3) consider that if we lose the search result, we may lose rich results
4) take a decision
Traffic and visibility slightly decreased, but on pages that that received "useless" bouncing traffic.
On the contrary, (micro)goals, conversions and revenue improved.
Which niches are usually winners/losers during the Core Google Updates?
Though you often see more movement/shifting in the YMYL areas, you also see the ripples in lesser areas. No one is "spared" or "immune". That's because it's a general alteration, rather than one targeting specific terms.
Rather, the focus seems to be on identifying pages/sites that don't satisfy their users or don't provide as much value as certain other pages/sites. The hardship is that even if you are a "good site", with "good pages", you may still suffer.
Which are the signs you've been hit by a Core Google Update?
Google says you can't recover from a Core Update: is this true?
They are targeting core signals so that can be just one or many, I have ONLY seen serious technical issues though I know others have said they have seen some other items related to content.
But in the case of technology, they were specific and very severe.
Remember if your site went down others went up, so they are doing something the algorithms liked better and it will be related to site quality or content relevance most likely.
Let the update run, and note who and what gets impacted, and by how much. Then, (whilst waiting and not touching anything!), look for commonalities and correlations between those things. Make sure your ducks are also lined up. If you have technical issues or stuffed things up before the update ... you may be confusing symptoms and causes, or even magnifying the effects due to whatever the update is looking at.
Though many sites have various issues, they are unlikely to drop solely due to that. That would imply that the CU's are targeting specific ranking signals, or punishing the lack of specific optimizations, etc.
It's also worth noting that Google sometimes likes to multi-task or do rapid shuffles. They may push the main CU, and make a few other adjustments at the same time.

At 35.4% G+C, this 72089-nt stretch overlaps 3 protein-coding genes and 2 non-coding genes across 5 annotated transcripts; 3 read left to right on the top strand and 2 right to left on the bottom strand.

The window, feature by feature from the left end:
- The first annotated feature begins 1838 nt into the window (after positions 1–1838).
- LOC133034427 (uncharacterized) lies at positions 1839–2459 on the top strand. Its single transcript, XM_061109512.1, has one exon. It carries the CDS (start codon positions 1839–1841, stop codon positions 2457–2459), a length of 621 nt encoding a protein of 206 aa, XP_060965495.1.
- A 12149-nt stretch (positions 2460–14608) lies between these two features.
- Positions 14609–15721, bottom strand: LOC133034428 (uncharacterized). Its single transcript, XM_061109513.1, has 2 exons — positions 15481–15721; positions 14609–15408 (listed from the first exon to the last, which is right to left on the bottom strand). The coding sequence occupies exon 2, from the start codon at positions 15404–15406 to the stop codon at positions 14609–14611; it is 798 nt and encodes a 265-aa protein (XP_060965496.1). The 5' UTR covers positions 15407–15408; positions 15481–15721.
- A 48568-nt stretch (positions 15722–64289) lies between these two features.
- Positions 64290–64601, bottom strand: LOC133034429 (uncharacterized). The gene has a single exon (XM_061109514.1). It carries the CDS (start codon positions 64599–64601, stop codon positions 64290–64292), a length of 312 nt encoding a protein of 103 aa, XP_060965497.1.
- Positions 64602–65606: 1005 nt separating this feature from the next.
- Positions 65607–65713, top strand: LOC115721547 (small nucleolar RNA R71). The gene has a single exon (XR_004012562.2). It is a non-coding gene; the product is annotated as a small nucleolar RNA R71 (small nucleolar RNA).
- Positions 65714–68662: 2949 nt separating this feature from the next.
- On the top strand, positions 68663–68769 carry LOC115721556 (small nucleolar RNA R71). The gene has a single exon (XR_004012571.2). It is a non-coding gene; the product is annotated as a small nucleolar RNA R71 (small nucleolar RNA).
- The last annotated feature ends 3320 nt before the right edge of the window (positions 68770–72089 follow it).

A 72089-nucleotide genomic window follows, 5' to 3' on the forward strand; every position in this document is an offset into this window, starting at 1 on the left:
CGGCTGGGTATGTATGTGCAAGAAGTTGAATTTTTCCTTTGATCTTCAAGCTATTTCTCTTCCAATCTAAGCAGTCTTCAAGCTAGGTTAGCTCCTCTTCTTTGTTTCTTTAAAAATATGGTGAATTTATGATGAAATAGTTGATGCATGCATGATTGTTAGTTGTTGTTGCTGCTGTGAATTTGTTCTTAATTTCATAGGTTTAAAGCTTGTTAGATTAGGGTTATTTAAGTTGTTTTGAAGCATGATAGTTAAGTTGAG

What is thought to be part of a Core Update, but is not?
How can you try to minimize the damage from the future Core Google Updates?
You cannot 100% prevent it, but if you get as close to perfect as possible on CORE issues you are pretty safe. I have never had a site I am working on getting hit by an update negatively. Technical is the first thing you MUST check because if Google cannot properly crawl and index your site the rest does not matter.
You have to take a long hard look at what was impacted, and what wasn't - on your site and your competitors. Then look at some other sites (non-competitors), and see if you can see a similar impact, and any commonalities. Only when you have data and information should you start planning changes. You need to compare what failed against what succeeded. Then plan adjustments accordingly. This may require content revisions or some house cleaning. But you shouldn't do anything drastic in one big rush. Pick a section, hammer it out, and see what happens. If you get the results you expect, then repeat elsewhere. If not, look again, and implement another set of improvements. Repeat.
Featured Snippets. There isn't really anything you can do. Google has opted to remove any "listing" that matched the Featured Snippets URI. There's no "fixing" that.
You have to now wait and see what the CTR/Traffic data tell you has happened! You're going to have to take the new figures and compare them to previous and try to estimate the CTR/Traffic value of the now de-duplicated duplicate URI and hope that if there is a deficit, it's minor.
But - don't focus on that too much!
2) the strategy you were following not necessarily is wrong.
3) this doesn't mean you mustn't review it and improve it eventually
4) look at damned SERPs and how they changed
5) work... and somehow try to isolate yourself from the noise. Concentrate on the site and the people it targets. Review any potential tech issue (the core update touches all the factors, also tech ones.) Create content that really answers search intents.
Baseline: regular site audits + monitoring of search console (technical errors); creation of uniquely valuable content that makes your readers' lives better. Marketing of that content to people likely to be interested.
Next: In-depth technical audits + updates (i.e. proactively make things better, don't stop at making sure they aren't broken); periodic, unbiased evaluation of current site relative to QR guidelines (since this is where Google says they *want* the algo to go).
1) avoid diluted efforts by publishing #content pieces that stray off track of your business goals/topics.
2) respond and fix issues quickly.
3) have a strong team that stays fluid with you.
What will be Google's next steps?